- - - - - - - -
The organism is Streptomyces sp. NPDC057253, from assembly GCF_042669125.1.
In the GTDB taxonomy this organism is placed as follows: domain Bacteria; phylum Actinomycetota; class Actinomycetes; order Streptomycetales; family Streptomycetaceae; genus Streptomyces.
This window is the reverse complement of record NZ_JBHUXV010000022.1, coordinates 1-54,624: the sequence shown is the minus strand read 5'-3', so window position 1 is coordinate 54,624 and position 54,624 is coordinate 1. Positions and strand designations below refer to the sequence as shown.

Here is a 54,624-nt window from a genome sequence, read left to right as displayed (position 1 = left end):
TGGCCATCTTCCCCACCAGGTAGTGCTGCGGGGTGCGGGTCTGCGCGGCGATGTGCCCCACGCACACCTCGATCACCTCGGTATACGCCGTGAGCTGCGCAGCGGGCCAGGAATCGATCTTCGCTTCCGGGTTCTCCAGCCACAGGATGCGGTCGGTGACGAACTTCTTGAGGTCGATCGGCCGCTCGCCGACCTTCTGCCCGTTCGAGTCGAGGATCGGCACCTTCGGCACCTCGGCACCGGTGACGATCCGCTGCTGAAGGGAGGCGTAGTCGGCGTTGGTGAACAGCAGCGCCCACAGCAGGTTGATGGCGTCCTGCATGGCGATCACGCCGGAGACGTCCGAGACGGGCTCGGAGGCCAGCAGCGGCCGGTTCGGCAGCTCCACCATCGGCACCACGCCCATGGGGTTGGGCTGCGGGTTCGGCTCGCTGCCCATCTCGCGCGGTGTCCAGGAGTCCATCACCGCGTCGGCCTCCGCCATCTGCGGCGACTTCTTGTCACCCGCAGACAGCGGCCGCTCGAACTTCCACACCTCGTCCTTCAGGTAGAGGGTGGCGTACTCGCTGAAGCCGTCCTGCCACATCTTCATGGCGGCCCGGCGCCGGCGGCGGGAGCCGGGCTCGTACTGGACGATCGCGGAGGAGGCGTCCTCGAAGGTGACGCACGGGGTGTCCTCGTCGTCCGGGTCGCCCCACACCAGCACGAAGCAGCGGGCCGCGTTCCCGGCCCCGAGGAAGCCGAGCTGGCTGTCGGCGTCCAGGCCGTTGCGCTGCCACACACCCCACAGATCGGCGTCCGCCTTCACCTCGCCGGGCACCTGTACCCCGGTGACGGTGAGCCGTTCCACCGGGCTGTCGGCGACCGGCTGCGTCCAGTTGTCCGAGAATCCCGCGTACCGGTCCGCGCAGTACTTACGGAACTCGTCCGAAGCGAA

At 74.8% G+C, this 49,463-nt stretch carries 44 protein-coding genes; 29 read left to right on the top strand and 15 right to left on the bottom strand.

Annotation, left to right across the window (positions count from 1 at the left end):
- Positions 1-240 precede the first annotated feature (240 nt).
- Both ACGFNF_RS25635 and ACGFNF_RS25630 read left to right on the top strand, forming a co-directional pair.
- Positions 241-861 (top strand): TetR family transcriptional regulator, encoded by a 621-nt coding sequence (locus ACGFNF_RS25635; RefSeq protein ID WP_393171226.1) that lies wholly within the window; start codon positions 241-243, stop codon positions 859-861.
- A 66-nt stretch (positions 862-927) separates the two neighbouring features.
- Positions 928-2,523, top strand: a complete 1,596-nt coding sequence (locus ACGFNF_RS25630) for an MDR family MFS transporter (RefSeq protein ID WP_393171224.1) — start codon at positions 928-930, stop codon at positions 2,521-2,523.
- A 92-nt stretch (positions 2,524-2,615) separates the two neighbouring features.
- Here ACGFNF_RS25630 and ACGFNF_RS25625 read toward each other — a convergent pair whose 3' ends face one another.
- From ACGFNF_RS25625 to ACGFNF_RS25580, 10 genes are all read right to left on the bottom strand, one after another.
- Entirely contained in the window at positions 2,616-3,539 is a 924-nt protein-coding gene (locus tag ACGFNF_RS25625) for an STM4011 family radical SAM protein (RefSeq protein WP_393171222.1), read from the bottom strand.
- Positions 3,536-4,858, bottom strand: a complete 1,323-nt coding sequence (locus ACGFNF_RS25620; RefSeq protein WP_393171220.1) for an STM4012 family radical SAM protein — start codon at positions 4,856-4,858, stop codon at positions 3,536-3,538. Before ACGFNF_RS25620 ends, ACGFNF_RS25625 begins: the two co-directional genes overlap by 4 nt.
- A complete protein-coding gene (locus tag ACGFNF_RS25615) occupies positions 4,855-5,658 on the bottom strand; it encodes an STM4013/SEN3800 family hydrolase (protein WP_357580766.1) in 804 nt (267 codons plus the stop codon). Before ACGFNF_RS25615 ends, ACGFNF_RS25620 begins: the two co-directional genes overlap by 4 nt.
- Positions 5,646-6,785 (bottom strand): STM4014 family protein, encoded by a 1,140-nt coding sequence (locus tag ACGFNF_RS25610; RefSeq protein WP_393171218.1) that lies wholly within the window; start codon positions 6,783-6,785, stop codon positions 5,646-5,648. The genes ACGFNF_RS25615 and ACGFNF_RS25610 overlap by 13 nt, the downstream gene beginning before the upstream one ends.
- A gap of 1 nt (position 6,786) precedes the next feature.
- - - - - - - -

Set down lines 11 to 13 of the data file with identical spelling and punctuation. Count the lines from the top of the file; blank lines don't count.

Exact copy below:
- A 66-nt stretch (positions 862-927) separates the two neighbouring features.
- Positions 928-2,523, top strand: a complete 1,596-nt coding sequence (locus ACGFNF_RS25630) for an MDR family MFS transporter (RefSeq protein ID WP_393171224.1) — start codon at positions 928-930, stop codon at positions 2,521-2,523.
- A 92-nt stretch (positions 2,524-2,615) separates the two neighbouring features.